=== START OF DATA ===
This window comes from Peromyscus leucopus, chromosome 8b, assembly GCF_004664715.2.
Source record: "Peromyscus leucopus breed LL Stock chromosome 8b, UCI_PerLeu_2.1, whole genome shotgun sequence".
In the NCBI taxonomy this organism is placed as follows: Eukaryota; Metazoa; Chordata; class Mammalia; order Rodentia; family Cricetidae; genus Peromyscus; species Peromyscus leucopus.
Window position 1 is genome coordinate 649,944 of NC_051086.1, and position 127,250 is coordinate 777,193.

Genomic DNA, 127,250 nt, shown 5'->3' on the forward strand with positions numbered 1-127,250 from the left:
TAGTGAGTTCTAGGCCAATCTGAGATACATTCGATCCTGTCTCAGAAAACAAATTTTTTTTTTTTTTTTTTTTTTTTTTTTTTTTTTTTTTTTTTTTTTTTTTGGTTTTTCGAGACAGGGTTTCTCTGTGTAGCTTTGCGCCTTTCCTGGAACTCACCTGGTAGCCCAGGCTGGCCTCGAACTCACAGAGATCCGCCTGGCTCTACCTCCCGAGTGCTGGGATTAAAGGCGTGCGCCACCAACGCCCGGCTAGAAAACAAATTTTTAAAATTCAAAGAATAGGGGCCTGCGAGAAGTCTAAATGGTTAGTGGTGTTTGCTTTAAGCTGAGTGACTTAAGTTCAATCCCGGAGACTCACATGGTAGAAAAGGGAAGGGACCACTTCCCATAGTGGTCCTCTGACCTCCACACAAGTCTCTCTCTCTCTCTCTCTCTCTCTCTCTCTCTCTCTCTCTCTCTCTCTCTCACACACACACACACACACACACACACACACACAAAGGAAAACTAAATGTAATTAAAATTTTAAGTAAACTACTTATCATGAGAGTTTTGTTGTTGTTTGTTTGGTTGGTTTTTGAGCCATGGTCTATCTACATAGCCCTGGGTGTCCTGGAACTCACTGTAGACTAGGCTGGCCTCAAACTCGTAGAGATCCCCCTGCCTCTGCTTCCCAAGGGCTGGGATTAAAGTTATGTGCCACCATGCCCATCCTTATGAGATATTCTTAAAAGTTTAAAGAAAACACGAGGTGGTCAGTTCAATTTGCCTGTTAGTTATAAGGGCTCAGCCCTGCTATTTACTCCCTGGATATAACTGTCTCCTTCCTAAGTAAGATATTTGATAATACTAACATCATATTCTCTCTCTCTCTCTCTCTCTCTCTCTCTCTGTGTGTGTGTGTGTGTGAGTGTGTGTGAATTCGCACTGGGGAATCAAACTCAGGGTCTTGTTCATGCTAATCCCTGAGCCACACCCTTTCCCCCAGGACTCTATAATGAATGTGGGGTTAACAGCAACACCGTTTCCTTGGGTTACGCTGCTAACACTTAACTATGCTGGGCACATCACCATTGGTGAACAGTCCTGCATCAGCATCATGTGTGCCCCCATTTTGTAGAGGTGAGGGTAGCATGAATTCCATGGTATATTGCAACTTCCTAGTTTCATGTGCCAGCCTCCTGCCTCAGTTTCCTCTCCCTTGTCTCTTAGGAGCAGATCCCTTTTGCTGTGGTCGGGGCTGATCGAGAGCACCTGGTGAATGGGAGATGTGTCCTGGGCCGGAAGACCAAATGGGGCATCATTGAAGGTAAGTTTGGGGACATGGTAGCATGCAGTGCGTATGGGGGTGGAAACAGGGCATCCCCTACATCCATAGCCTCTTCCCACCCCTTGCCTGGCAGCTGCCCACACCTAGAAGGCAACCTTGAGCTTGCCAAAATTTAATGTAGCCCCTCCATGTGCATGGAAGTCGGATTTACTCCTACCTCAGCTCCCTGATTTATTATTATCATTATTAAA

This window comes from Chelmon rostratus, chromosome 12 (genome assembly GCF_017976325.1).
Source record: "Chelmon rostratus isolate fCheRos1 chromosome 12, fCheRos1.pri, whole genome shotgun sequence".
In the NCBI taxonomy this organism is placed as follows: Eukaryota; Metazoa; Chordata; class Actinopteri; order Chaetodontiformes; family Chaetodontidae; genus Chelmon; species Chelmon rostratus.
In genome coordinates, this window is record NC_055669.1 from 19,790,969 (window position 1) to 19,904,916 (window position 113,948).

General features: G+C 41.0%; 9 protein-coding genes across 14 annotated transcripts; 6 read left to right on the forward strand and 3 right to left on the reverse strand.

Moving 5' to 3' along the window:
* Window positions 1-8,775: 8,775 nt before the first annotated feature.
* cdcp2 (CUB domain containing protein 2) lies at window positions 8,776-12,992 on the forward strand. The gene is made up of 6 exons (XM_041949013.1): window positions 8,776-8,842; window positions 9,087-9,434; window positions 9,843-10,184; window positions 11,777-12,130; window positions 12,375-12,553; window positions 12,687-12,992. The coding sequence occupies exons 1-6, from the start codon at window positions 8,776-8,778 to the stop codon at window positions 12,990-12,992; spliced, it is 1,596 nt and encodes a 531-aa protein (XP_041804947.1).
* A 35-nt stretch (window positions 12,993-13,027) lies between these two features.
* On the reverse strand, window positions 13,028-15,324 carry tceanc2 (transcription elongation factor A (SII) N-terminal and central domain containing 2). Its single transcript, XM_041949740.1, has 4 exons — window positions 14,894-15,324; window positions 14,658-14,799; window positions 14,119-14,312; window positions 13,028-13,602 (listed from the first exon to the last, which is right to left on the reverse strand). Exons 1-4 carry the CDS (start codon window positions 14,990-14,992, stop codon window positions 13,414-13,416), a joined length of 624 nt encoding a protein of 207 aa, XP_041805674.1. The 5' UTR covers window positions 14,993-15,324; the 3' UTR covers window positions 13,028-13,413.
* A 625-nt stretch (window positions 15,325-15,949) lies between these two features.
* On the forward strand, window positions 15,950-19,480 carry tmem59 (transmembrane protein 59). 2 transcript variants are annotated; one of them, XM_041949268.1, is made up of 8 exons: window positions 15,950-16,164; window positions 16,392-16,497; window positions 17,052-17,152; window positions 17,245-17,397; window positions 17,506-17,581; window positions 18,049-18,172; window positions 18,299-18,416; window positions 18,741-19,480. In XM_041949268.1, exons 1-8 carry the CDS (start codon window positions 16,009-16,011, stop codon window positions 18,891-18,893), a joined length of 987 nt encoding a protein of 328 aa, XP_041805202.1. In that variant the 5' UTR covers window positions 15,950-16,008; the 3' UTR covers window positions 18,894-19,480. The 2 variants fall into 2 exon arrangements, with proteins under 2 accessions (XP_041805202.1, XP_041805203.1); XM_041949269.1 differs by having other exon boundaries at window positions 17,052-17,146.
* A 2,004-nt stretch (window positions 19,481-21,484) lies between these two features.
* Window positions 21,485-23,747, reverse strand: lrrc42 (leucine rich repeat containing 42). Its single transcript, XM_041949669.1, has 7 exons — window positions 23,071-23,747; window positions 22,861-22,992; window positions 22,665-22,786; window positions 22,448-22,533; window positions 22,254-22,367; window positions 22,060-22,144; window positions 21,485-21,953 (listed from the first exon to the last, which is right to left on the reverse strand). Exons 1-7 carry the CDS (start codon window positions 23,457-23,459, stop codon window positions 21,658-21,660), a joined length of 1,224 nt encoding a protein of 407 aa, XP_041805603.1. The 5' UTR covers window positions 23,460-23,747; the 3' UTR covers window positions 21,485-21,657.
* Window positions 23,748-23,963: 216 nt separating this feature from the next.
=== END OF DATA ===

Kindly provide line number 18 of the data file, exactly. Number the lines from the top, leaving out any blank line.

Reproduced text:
* On the forward strand, window positions 15,950-19,480 carry tmem59 (transmembrane protein 59). 2 transcript variants are annotated; one of them, XM_041949268.1, is made up of 8 exons: window positions 15,950-16,164; window positions 16,392-16,497; window positions 17,052-17,152; window positions 17,245-17,397; window positions 17,506-17,581; window positions 18,049-18,172; window positions 18,299-18,416; window positions 18,741-19,480. In XM_041949268.1, exons 1-8 carry the CDS (start codon window positions 16,009-16,011, stop codon window positions 18,891-18,893), a joined length of 987 nt encoding a protein of 328 aa, XP_041805202.1. In that variant the 5' UTR covers window positions 15,950-16,008; the 3' UTR covers window positions 18,894-19,480. The 2 variants fall into 2 exon arrangements, with proteins under 2 accessions (XP_041805202.1, XP_041805203.1); XM_041949269.1 differs by having other exon boundaries at window positions 17,052-17,146.